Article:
Unzen Volcano erupted from 1990 to 1995 and the resultant volcanic deformations were measured by GPS, leveling, tilt meter, and EDM. The largest vertical displacement observed was subsidence of 8 cm in the western part of Shimabara Peninsula. Numerous magma chamber models were proposed based on the geodesic data obtained. However, these models could not explain the volcanic deformations observed around Chijiwa Bay after the eruption had finished because previous studies only used data collected during the eruption. We therefore re-examined the magma chamber model using leveling and GPS data, and included measurements collected both during and after the eruption on leveling. We applied the Mogi Model with a height correction applied to the measuring points. There are four parameters for each source: longitude, latitude, depth, and volume change. Each source parameter was estimated using a grid-search scheme. We also used AIC (Akaike Information Criterion) to fix the number of pressure sources beneath Unzen to explain the vertical and horizontal deformations during 1986-2004. The results show that there are four pressure sources under Unzen Volcano and that magma ascended obliquely at an angle of about 45° from beneath Chijiwa Bay to the crater created by this eruption. After the eruption had stopped, magma inflows into deep sources were identified based on our leveling survey conducted after 1996. We compare our source model with several seismic data sets. Before the Unzen eruption, an earthquake swarm occurred from 1989 to 1990 in which pressure sources were detected just below the earthquake hypocenters. Other seismic refraction studies support our estimates of the location of these pressure sources. Using volume change values we inferred that magma supply had continued into this deep source at the rate of 2.0-~ 2.5 m3/yr from at least 1984 until after eruption stopped.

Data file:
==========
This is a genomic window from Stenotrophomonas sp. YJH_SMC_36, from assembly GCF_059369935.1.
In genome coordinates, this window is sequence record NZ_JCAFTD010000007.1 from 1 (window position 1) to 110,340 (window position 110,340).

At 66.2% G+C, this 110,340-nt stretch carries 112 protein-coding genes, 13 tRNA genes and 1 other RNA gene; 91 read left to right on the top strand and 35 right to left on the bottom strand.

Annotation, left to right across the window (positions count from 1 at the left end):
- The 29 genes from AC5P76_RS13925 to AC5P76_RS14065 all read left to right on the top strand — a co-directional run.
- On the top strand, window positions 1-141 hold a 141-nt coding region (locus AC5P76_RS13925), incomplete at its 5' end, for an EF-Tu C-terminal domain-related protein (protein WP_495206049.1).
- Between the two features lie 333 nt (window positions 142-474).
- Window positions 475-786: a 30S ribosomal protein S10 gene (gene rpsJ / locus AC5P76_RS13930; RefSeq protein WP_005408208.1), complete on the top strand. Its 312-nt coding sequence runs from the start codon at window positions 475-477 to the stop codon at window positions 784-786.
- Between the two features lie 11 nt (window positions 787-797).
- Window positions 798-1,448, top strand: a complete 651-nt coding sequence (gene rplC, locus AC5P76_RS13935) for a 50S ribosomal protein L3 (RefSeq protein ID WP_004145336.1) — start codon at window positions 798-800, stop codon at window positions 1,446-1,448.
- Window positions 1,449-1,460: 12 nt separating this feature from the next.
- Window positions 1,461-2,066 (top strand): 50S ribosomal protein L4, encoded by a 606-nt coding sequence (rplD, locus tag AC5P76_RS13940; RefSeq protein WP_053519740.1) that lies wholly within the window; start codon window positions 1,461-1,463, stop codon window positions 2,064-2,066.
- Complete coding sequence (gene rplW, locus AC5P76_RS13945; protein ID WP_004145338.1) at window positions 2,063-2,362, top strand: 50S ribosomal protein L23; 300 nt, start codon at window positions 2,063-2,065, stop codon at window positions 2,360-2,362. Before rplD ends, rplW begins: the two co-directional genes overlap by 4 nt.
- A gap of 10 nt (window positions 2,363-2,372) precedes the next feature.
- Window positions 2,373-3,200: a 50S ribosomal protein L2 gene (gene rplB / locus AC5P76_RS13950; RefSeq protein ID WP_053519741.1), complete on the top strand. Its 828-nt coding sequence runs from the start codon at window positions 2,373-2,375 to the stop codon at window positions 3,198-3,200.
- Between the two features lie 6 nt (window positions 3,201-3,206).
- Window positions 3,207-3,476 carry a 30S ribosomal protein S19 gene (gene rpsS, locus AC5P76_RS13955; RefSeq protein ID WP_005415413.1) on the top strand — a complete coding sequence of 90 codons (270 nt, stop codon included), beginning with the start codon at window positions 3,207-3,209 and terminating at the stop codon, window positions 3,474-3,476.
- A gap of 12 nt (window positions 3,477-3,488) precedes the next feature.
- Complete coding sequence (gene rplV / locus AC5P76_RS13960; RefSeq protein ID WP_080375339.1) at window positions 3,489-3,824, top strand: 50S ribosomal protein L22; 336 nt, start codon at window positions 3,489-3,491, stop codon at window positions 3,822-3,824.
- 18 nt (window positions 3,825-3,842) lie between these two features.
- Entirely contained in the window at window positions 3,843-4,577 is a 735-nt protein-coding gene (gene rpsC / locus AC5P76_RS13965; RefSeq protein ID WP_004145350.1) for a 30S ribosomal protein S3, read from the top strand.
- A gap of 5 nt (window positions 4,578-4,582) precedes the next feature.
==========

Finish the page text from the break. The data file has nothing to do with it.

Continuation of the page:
All Science Journal Classification (ASJC) codes
- Geochemistry and Petrology